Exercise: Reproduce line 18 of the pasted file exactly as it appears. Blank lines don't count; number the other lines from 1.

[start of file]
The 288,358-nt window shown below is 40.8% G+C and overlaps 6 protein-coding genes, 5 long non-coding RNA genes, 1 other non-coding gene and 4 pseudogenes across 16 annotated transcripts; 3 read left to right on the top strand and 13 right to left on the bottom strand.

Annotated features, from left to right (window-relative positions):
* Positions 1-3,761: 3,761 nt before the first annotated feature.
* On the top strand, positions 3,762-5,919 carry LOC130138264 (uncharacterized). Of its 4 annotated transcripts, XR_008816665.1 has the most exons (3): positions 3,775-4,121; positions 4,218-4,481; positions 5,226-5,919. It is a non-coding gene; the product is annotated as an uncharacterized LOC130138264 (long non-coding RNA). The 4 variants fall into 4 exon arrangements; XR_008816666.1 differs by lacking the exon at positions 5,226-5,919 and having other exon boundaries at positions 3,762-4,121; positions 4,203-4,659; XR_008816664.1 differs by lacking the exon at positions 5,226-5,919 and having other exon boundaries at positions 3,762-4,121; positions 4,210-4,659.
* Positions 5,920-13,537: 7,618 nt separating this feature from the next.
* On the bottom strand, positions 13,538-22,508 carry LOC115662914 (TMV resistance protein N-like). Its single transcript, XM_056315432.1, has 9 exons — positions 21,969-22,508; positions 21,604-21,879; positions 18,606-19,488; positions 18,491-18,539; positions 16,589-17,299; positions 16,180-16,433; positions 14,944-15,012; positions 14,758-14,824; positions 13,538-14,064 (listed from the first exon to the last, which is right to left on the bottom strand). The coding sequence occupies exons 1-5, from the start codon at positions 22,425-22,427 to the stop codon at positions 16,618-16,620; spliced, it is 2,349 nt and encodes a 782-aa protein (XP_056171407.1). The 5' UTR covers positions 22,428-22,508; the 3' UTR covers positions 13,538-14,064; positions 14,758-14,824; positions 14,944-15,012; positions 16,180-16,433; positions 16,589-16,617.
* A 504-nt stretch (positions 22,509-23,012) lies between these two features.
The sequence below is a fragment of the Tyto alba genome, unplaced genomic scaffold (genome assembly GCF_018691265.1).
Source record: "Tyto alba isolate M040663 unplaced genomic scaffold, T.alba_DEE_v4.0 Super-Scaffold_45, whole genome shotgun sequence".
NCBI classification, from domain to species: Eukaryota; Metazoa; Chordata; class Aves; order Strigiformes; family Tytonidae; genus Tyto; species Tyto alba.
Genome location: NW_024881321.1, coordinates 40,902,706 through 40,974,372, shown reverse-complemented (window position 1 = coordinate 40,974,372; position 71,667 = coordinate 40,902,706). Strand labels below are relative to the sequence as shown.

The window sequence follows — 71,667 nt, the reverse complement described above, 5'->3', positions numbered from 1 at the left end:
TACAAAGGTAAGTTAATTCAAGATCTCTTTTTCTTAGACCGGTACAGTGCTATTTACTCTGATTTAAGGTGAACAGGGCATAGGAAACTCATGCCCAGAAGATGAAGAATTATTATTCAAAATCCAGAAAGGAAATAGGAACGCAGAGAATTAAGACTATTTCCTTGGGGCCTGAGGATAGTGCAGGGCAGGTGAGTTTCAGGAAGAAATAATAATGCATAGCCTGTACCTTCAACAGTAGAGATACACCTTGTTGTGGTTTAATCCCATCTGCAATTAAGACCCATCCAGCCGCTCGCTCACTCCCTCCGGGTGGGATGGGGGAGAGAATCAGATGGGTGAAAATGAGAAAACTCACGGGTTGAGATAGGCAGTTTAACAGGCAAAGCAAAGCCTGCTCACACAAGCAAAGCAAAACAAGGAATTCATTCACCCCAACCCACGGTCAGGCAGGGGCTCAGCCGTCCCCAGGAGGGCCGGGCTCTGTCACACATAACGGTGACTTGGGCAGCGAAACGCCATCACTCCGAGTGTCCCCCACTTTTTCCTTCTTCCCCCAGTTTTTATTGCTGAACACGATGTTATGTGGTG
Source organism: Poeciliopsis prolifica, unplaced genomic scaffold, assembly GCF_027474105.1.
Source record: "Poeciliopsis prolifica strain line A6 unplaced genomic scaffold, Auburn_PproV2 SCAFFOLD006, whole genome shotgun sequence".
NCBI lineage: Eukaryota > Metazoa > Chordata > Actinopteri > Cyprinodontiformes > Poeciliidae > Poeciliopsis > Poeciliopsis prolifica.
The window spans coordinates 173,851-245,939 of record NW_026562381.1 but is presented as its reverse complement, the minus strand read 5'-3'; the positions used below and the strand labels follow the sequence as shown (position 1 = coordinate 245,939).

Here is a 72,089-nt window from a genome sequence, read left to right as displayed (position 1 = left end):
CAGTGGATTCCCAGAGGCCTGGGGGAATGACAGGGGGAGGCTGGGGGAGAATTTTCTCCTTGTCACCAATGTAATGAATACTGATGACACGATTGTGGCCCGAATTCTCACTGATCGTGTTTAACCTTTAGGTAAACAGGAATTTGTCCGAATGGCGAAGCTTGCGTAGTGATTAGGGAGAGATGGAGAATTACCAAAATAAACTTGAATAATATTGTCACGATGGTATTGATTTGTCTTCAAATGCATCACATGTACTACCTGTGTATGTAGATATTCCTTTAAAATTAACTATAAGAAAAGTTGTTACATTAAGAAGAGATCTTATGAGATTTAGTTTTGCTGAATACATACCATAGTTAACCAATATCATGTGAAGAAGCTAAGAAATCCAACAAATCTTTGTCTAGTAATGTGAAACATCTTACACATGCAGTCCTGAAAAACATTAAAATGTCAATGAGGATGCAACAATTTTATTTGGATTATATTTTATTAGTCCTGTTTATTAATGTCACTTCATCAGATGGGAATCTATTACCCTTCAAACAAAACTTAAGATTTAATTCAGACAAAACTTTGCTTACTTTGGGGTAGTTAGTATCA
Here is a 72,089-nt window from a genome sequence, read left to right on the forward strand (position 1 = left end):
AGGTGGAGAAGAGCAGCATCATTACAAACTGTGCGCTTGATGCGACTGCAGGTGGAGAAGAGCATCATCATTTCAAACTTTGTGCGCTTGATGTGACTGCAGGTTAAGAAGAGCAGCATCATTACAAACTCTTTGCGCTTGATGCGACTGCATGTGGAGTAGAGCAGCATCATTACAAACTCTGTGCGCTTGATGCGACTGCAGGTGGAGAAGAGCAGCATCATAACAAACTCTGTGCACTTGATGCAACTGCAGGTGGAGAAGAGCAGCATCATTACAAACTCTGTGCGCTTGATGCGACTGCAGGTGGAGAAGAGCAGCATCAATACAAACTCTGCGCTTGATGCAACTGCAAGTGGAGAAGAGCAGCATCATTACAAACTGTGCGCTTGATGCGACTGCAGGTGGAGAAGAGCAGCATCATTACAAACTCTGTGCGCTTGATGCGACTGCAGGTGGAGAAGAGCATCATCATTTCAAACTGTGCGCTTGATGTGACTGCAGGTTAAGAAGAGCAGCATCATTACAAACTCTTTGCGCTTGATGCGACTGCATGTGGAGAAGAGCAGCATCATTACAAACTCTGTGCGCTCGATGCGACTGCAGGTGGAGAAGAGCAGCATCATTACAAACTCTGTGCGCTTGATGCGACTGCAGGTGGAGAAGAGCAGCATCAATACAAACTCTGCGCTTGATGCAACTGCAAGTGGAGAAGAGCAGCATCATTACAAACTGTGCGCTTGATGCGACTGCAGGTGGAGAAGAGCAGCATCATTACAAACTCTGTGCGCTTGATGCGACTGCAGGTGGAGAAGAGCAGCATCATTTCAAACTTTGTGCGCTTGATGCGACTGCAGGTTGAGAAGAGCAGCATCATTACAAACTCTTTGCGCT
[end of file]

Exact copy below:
Here is a 72,089-nt window from a genome sequence, read left to right as displayed (position 1 = left end):